WASHINGTON: US factory activity slowed in January amid a fall in new orders, but an unexpected drop in the number of Americans filing for unemployment benefits last week pointed to sustained labour market strength that should underpin domestic demand.
The economy’s healthy fundamentals were also underscored by other data on Thursday showing a solid increase in construction spending in December. A decline in worker productivity in the fourth quarter, however, suggested it may be hard to maintain the strong pace of economic growth.
The Federal Reserve on Wednesday described the labour market as having “continued to strengthen,” and economic activity as “rising at a solid rate.” The US central bank left its benchmark overnight interest rate unchanged. US financial markets are expecting a rate hike in March.
The Institute for Supply Management (ISM) said its index of national factory activity fell to a reading of 59.1 last month from 59.3 in December. A reading above 50 in the ISM index indicates growth in manufacturing, which accounts for about 12 per cent of the US economy.
The survey’s production and employment sub-indexes fell in January as did a gauge of new orders. The moderation in orders is likely to be temporary against the backdrop of strong domestic and global demand. Manufacturers reported an increase in export orders and most offered an upbeat assessment of business conditions.
Manufacturers of computer and electronic products said “budgets are being approved for new projects.” Furniture manufacturers reported that “our usual winter slowdown has not occurred, and we are very busy with new orders.”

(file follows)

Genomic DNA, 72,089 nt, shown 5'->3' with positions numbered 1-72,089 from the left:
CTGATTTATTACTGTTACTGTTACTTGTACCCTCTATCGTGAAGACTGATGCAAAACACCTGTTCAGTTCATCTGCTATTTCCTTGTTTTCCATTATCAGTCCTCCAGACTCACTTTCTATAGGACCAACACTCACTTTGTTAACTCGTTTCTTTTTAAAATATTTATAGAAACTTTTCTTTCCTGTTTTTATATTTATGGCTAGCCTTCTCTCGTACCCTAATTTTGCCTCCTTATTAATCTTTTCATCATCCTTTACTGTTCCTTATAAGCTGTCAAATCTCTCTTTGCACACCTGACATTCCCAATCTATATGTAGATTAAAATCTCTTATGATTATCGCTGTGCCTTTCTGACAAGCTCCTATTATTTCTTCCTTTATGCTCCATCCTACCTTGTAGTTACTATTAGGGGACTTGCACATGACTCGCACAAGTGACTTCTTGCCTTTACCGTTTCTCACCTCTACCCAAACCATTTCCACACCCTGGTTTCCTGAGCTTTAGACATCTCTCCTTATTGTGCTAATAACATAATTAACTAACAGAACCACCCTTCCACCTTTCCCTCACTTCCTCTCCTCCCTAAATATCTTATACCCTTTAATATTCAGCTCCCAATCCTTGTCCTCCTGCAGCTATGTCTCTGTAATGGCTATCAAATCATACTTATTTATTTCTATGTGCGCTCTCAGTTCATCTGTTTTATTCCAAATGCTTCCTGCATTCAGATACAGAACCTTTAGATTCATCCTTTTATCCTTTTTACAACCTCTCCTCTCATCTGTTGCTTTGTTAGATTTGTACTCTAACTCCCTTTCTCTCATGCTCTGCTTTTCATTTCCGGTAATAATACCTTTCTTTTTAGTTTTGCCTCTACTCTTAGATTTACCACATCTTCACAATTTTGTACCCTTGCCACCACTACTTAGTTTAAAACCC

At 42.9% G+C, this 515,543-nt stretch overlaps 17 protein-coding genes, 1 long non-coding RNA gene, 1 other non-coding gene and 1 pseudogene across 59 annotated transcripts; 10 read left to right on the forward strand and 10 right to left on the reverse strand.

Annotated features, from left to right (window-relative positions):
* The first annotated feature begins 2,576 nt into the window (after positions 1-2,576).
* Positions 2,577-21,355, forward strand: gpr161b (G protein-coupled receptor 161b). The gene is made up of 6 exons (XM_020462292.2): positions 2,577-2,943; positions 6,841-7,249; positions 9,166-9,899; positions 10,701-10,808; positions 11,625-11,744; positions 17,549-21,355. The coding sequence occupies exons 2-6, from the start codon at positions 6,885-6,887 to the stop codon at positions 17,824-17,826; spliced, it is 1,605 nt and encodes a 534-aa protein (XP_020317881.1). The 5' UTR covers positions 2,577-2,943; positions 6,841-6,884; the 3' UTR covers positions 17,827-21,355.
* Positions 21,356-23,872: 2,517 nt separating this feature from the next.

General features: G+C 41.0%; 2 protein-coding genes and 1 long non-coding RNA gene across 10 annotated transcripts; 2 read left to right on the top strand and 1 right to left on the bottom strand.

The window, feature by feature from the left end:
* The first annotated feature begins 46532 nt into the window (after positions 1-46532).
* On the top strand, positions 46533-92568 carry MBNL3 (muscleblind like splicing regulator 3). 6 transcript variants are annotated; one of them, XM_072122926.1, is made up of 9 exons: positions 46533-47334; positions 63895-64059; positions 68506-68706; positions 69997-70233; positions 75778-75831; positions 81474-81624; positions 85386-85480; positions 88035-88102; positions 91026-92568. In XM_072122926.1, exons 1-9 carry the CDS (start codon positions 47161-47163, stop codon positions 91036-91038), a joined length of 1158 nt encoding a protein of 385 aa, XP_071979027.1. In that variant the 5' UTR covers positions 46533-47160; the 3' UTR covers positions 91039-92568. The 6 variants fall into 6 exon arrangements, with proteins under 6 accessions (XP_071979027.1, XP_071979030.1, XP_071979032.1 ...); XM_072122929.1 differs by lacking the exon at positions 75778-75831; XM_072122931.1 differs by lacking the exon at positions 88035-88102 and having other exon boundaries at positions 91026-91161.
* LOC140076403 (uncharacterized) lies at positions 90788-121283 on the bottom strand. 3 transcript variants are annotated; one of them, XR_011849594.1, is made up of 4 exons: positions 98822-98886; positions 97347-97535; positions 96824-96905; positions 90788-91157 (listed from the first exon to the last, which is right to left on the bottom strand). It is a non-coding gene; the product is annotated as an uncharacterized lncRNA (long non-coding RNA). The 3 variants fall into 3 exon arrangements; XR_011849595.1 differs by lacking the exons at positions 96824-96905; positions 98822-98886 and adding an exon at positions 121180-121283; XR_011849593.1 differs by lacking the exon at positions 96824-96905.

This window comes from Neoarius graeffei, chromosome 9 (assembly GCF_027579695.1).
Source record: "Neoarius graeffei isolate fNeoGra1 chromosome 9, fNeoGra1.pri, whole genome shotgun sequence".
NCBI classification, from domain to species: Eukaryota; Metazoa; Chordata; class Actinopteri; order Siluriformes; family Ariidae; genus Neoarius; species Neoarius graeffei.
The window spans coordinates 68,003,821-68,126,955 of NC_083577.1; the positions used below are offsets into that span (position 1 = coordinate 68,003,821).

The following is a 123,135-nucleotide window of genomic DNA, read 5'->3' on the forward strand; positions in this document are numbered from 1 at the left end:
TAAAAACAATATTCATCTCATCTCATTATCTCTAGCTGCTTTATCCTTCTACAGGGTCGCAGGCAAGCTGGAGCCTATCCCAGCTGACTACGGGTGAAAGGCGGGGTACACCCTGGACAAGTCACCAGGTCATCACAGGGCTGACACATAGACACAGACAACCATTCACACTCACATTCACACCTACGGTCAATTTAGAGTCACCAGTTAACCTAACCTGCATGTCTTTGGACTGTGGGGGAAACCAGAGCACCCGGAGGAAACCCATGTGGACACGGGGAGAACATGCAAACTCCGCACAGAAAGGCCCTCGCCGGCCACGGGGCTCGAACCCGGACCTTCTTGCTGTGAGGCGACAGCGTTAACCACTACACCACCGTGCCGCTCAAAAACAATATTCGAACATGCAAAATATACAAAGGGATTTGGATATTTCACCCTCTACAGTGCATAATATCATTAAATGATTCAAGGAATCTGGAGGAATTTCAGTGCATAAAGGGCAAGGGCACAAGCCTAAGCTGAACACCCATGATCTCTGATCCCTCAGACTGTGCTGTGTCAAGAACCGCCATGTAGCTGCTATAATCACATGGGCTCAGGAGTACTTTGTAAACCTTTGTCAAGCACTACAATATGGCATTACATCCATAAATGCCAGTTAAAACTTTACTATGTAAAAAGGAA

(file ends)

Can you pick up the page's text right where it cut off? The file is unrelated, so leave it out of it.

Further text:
Domestic demand increased at its fastest pace in more than three years in the fourth quarter. A weak dollar, which lost 7 per cent of its value against the currencies of the United States’ main trading partners last year, is making US-made goods more competitive on the international market.
The ISM survey also showed signs of a pickup in inflation, with a measure of prices paid by factories for raw materials increasing to its highest level since May 2011.
In a separate report, the Labor Department said initial claims for state unemployment benefits slipped 1,000 to a seasonally adjusted 230,000 for the week ended January 27. Economists polled by Reuters had forecast claims rising to 238,000 in the latest week.
Last week marked the 152nd straight week that claims remained below the 300,000 threshold, which is associated with a strong labour market. That is the longest such stretch since 1970, when the labour market was much smaller. — Reuters